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I'm not a Silverlight developer (yet) and what is putting me off - and many others, I think - is the relative lack of browser installations of it compared to Flash.

But I'm not clear on why website visitors have to explicitly install Silverlight themselves - which appears to be the major stumbling block.

Since the vast majority of computer users use Windows, is there a reason that Microsoft are not forcing Silverlight onto Windows machines through a Windows update?

They do this (and continue to do so) with the .NET framework runtimes, so why not with Silverlight? Legal issue, perhaps?

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For each group of users who want it to be a required update, there will be some number of users offended by the notion of it being required. Such is the world? :) –  reuben Sep 3 '09 at 9:21
    
The .net framework runtimes are not required windows updates. –  Will Rickards Sep 3 '09 at 15:01

9 Answers 9

up vote 2 down vote accepted

There are several reasons why not to do it.

  • Users should have choice over what gets installed. I realize from a developer standpoint we know some users who are clueless about what this software does, so why put the choice in their hands? Fine, MS should make it easy for users to install it if they don't have it when they visit a site that uses it. Then they can make an informed decision. Do I want to use this site or not?
  • Corporate Approvals. Companies go through software validation procedures and that is why some will still be on XP for some time. If they were forced to validate these pieces because microsoft was forcing them down the pipe, they'd be pissed off. So thus MS gives corporations control over the windows updates that get approved/installed. And corporations are where MS makes their money.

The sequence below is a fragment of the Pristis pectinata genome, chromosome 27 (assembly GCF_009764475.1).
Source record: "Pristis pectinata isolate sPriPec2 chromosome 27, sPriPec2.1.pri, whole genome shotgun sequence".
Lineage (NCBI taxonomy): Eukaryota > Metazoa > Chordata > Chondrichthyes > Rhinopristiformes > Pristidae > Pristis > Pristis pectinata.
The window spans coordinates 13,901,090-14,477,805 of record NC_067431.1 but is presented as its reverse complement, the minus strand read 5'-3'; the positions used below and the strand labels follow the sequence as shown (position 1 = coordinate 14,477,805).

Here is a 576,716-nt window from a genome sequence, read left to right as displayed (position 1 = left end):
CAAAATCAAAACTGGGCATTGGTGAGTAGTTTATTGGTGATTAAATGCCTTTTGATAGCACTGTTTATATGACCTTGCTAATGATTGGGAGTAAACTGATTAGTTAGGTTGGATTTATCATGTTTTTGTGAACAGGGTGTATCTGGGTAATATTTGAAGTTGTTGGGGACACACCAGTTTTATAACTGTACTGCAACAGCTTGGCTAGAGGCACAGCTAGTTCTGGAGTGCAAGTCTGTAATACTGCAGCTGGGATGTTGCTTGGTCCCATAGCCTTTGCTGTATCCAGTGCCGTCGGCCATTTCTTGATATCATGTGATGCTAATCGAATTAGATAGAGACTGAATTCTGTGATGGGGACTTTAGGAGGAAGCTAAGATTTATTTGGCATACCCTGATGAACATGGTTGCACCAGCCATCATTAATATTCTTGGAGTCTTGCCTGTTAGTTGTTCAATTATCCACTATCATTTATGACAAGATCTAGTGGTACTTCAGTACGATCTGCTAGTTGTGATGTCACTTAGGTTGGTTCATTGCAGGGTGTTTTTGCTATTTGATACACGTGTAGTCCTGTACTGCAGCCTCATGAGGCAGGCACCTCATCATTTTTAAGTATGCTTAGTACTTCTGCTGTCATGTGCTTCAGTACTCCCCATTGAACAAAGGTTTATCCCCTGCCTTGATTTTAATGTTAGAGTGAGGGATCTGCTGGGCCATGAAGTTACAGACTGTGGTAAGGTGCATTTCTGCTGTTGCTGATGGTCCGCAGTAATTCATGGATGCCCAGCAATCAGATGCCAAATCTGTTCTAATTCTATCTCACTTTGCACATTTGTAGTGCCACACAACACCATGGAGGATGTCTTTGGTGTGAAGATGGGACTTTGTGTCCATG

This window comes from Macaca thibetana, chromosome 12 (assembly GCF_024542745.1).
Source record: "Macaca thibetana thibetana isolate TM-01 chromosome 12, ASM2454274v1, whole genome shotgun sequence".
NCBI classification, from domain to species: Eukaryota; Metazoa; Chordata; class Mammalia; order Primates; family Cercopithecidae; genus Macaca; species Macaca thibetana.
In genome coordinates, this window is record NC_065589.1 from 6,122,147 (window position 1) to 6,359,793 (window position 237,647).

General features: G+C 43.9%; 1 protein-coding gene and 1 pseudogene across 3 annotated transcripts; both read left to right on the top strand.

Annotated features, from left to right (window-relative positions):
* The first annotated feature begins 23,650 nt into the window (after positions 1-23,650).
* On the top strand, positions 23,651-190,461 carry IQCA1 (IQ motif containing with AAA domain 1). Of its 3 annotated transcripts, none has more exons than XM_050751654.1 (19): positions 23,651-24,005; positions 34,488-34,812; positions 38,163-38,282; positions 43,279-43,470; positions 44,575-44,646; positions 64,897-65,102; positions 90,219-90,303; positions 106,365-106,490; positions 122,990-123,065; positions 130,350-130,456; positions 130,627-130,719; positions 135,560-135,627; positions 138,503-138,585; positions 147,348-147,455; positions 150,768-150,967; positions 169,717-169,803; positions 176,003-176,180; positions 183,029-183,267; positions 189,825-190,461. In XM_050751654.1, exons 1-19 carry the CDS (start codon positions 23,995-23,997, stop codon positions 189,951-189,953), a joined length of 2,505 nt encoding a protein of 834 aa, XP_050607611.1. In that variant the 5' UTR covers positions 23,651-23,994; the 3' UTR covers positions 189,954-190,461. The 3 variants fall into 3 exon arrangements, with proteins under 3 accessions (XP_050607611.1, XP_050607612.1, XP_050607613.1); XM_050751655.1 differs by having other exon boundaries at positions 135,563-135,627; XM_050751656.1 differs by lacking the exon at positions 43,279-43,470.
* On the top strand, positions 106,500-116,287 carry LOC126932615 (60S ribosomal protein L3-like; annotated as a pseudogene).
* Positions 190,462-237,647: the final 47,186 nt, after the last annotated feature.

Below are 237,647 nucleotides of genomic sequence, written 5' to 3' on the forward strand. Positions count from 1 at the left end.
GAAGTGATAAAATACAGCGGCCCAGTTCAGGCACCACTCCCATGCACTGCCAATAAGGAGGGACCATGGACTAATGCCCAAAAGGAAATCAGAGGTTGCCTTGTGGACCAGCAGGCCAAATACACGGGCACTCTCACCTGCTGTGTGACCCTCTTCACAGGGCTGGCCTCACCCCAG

• PC Manufactures choosing what software to preinstall. Here the manufacturers have the ability to push silverlight or not.
  • Competitor's software isn't automatically installed. You actually have to install flash. Some PC manufacturers might bundle it with the PC but if you install yourself or for a corporate deployment, it isn't there by default.
  • The monopoly power abuse concerns mentioned. But I think this is actually the least important reason.

Silverlight won't hit mainstream adoption till there is that one app that everyone must have that uses it. Like the office online example above.

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I think you make some good points here - and it's easy to forget that the main competitor, Flash, also needs to be installed manually. –  Joe Sep 4 '09 at 22:33

Getting sued by all its competitors is what stops this

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I think that would be the wrong way to go about trying to gain adoption. The product should merit installation on it's own, not lean on the Windows installation base for support. Writing the free version of Office online (EDIT: I meant the Office Web Applications) in Silverlight, however, is a great way to gain adoption (even with the non-SL version available too http://blogs.msdn.com/officewebapps/archive/2009/08/05/9858563.aspx).

Also, since this is a browser plugin, how would that work? Can a Windows update install plugins for firefox, opera, or whatever browser the user prefers? Doesn't seem feasible to me but I'm really not sure.

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Just for anyone not clear on this, Office online is as far as I know not same as the upcoming free Office Web Applications which are 100% DHTML and officially supported for both Safari and Firefox on not only Windows and the wonderfully dropped support for IE6. No enhanced silverlight version there as far as I've heard? Btw weren't there an uproar when a Microsoft Update installed a .net helper plugin in Firefox? Ie it should be possible... ^^ –  Oskar Duveborn Sep 3 '09 at 12:57